The third market that has emerged over the last couple of years is in the field of medicine and has arisen because of the increasing use of MRI scanners. Because these scanners rely on very high magnetic fields of 3 Tesla or more, metal components such as copper wires are not welcome inside the imagers, so doctors need to find an alternative way to power sensors used to monitor patients. "The value proposition is that fiber cannot only power the sensors, but also send information back," Werthen said, "and you can add more channels to increase the resolution and sensitivity of the system."
The smallest of the three current commercial markets, photonic power systems could in theory be deployed in the installed global base of around 15,000 MRI scanners and expand as their use continues to grow.
It is the details of each specific application that determine the types of device and materials that Werthen and colleagues design into their components and systems.
Around 90% of deployed systems are designed to operate near 810 nm, because this is where sufficiently powerful lasers can be found at the cheapest prices. The power converter chip used for this wavelength is based on AlGaAs/GaAs. If the power requirement for a given application is higher than normal, the preferred solution shifts to a longer wavelength. "If you go to 940 nm then you have a plethora of lasers at 5 or 10 W available, so it becomes a question of power."
One such high-power application could be found in the wireless infrastructure sector. "Many of the existing antenna applications are pretty power hungry, so you might need a Watt or more out of the converter," explained Werthen. "This translates to 3 W or more on the laser side." Shifting to this longer wavelength demands a change in the converter chip material to an InGaP compound mismatched onto a GaAs substrate.
The third option is reserved for "long haul" applications, where the sensor is to be powered from a remote location. In these cases the best option is to use singlemode lasers in the 1310–1550 nm region, and a converter featuring InGaAs or InGaAlP on InP.
Whatever the specifics of the application, the physical appearance of the converter remains the same: "If you think of a pizza, that s what our converter looks like," said Werthen. "The pizza box is a 1 × 1 mm or 2 × 2 mm square, and the active area inside it is round and has been sliced up into segments."
Epitaxial growth is by MOCVD on a semi-insulating substrate and the segment boundaries are etched down to isolate each p-n junction. "Then you have to use proprietary technology to access the p- and n-side and re-connect them back in series. It s somewhere between an IC and a simple photodiode."
Mostly performed on 3 inch wafers, the process to manufacture the converter features around a dozen individual steps. It is well developed and not something that Werthen is particularly tempted to tamper with, mainly because the conservative electric utilities industry is focused largely on reliability. But work to improve conversion efficiency continues, and 50% has been demonstrated in experiments.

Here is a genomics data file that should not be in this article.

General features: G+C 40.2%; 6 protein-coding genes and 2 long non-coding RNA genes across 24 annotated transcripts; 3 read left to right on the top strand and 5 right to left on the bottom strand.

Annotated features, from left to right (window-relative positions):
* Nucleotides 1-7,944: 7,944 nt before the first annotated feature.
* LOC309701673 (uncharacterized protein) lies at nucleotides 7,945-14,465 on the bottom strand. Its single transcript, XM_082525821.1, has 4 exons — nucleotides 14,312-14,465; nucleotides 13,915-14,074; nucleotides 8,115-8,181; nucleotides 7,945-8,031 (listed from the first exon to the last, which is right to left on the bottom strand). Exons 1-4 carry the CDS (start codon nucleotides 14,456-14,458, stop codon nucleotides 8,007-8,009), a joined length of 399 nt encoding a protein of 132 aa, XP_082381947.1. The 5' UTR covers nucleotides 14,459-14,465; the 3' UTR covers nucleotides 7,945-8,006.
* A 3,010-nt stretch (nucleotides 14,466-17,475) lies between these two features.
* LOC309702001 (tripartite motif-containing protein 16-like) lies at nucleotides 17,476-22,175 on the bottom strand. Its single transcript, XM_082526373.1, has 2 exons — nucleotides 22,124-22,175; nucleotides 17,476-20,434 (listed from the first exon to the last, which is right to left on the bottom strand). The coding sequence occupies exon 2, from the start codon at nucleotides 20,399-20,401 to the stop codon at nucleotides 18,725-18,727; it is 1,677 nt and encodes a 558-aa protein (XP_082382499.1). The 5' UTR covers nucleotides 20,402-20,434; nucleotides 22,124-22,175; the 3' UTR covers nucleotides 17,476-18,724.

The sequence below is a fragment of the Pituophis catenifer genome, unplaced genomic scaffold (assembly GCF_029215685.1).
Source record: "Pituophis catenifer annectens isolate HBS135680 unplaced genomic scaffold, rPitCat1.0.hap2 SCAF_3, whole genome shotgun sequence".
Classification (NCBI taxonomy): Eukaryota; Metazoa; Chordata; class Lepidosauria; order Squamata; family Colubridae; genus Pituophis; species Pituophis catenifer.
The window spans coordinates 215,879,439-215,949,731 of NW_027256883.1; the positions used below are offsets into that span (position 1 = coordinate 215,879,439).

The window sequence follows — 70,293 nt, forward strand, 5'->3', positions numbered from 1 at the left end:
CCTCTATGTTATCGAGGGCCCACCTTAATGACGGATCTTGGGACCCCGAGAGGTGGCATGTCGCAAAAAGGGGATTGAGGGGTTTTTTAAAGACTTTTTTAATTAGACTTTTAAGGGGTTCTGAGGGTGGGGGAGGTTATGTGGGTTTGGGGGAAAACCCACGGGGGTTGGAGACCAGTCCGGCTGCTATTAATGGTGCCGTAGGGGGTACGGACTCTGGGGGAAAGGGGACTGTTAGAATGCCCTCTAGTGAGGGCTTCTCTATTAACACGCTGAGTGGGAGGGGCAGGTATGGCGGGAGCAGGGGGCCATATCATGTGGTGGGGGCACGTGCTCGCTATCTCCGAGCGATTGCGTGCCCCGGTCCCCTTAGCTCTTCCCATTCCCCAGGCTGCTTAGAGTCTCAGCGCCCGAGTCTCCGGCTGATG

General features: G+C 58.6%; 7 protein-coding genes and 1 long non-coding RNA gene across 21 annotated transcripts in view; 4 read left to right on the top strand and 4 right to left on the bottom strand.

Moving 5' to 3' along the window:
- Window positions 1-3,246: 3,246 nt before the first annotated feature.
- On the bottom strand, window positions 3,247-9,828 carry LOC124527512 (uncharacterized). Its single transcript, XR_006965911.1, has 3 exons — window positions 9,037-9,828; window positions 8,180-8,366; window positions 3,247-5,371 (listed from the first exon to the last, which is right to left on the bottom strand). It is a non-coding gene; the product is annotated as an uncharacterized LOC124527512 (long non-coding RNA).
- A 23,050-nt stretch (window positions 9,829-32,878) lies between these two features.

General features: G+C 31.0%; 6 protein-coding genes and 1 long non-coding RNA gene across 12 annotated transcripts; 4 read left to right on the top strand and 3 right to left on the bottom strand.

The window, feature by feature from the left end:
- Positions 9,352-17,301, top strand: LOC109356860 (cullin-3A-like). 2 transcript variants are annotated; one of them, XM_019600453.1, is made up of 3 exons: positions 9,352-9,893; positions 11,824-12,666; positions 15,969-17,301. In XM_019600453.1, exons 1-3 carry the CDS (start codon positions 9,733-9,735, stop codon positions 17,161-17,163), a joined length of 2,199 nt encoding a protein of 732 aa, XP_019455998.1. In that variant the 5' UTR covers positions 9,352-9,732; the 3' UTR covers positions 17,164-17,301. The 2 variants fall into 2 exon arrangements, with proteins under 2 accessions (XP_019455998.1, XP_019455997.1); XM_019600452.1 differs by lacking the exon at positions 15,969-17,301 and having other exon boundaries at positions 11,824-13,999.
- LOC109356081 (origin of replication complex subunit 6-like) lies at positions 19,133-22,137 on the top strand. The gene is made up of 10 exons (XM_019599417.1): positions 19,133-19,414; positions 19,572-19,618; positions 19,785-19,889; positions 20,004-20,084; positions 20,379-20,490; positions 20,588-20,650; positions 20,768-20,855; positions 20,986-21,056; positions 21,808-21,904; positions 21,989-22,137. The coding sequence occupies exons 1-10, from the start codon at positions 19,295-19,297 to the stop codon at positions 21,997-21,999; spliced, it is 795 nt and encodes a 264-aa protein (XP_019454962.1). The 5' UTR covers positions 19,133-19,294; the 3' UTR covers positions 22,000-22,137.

Converter chip fabrication has now switched to JDSU s headquarters in Milpitas, CA. Being under the JDSU umbrella also means that the parent company s lasers are used in the bulk of the systems. JDSU s acquisition suggests a belief that photonic power is an application that can drive plenty of volume through the parent company s III-V wafer fab in the future.
Werthen certainly envisages a couple of application areas that could deliver this. "If you think of a situation where everybody has a wireless [internet] connection, then eventually there s going to be a need for fiber going to the point of that wireless transmitter," he reckons. "At that point, needing to use both a copper wire for power and a fiber for data is cumbersome and impractical."
"You could have just one fiber going to the point of the transmitter to provide both the power and the data. There are indications that there will be such a scenario, because everybody is going to demand the high bandwidth," Werthen said.
The other possibility that Werthen foresees is power for an electro-mechanical switch that could be used to re-route access to a passive optical network. "If it gets cut then you want to be able to switch to another one quickly. You might want to have a switch out by the passive optical network, but where do you get the power to drive it?"
Werthen admits that this futuristic application is somewhat speculative, but dreaming up such ideas are all part of the evangelistic approach that he is adopting in a bid to educate both the market place and the technical community within the semiconductor business to the potential of photonic power.